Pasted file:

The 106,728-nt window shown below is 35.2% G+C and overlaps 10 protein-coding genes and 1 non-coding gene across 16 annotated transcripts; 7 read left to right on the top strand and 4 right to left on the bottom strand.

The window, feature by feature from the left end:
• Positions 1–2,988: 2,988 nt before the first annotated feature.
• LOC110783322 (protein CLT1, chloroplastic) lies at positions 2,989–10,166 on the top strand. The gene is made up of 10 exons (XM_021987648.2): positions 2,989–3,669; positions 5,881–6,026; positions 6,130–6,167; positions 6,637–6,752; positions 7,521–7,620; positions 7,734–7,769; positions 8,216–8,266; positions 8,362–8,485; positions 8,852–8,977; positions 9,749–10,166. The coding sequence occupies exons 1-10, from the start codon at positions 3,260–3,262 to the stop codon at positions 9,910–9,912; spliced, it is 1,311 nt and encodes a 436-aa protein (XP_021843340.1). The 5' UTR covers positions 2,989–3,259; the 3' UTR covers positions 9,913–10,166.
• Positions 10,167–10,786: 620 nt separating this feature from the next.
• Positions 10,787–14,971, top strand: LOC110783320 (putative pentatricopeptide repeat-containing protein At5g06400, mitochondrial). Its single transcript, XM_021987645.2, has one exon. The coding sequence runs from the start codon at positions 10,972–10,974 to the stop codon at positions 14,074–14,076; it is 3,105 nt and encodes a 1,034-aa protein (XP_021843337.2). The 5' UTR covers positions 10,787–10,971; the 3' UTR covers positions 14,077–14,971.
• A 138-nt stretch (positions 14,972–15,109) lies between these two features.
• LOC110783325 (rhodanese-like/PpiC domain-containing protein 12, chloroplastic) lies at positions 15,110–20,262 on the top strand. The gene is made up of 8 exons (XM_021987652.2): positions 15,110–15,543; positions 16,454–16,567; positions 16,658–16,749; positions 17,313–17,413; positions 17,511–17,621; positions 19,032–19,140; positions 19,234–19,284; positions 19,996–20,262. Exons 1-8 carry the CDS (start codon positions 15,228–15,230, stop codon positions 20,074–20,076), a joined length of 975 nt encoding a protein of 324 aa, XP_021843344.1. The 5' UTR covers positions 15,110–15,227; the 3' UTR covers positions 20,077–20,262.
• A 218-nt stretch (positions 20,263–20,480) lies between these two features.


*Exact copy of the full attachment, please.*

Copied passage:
The 106,728-nt window shown below is 35.2% G+C and overlaps 10 protein-coding genes and 1 non-coding gene across 16 annotated transcripts; 7 read left to right on the top strand and 4 right to left on the bottom strand.

The window, feature by feature from the left end:
• Positions 1–2,988: 2,988 nt before the first annotated feature.
• LOC110783322 (protein CLT1, chloroplastic) lies at positions 2,989–10,166 on the top strand. The gene is made up of 10 exons (XM_021987648.2): positions 2,989–3,669; positions 5,881–6,026; positions 6,130–6,167; positions 6,637–6,752; positions 7,521–7,620; positions 7,734–7,769; positions 8,216–8,266; positions 8,362–8,485; positions 8,852–8,977; positions 9,749–10,166. The coding sequence occupies exons 1-10, from the start codon at positions 3,260–3,262 to the stop codon at positions 9,910–9,912; spliced, it is 1,311 nt and encodes a 436-aa protein (XP_021843340.1). The 5' UTR covers positions 2,989–3,259; the 3' UTR covers positions 9,913–10,166.
• Positions 10,167–10,786: 620 nt separating this feature from the next.
• Positions 10,787–14,971, top strand: LOC110783320 (putative pentatricopeptide repeat-containing protein At5g06400, mitochondrial). Its single transcript, XM_021987645.2, has one exon. The coding sequence runs from the start codon at positions 10,972–10,974 to the stop codon at positions 14,074–14,076; it is 3,105 nt and encodes a 1,034-aa protein (XP_021843337.2). The 5' UTR covers positions 10,787–10,971; the 3' UTR covers positions 14,077–14,971.
• A 138-nt stretch (positions 14,972–15,109) lies between these two features.
• LOC110783325 (rhodanese-like/PpiC domain-containing protein 12, chloroplastic) lies at positions 15,110–20,262 on the top strand. The gene is made up of 8 exons (XM_021987652.2): positions 15,110–15,543; positions 16,454–16,567; positions 16,658–16,749; positions 17,313–17,413; positions 17,511–17,621; positions 19,032–19,140; positions 19,234–19,284; positions 19,996–20,262. Exons 1-8 carry the CDS (start codon positions 15,228–15,230, stop codon positions 20,074–20,076), a joined length of 975 nt encoding a protein of 324 aa, XP_021843344.1. The 5' UTR covers positions 15,110–15,227; the 3' UTR covers positions 20,077–20,262.
• A 218-nt stretch (positions 20,263–20,480) lies between these two features.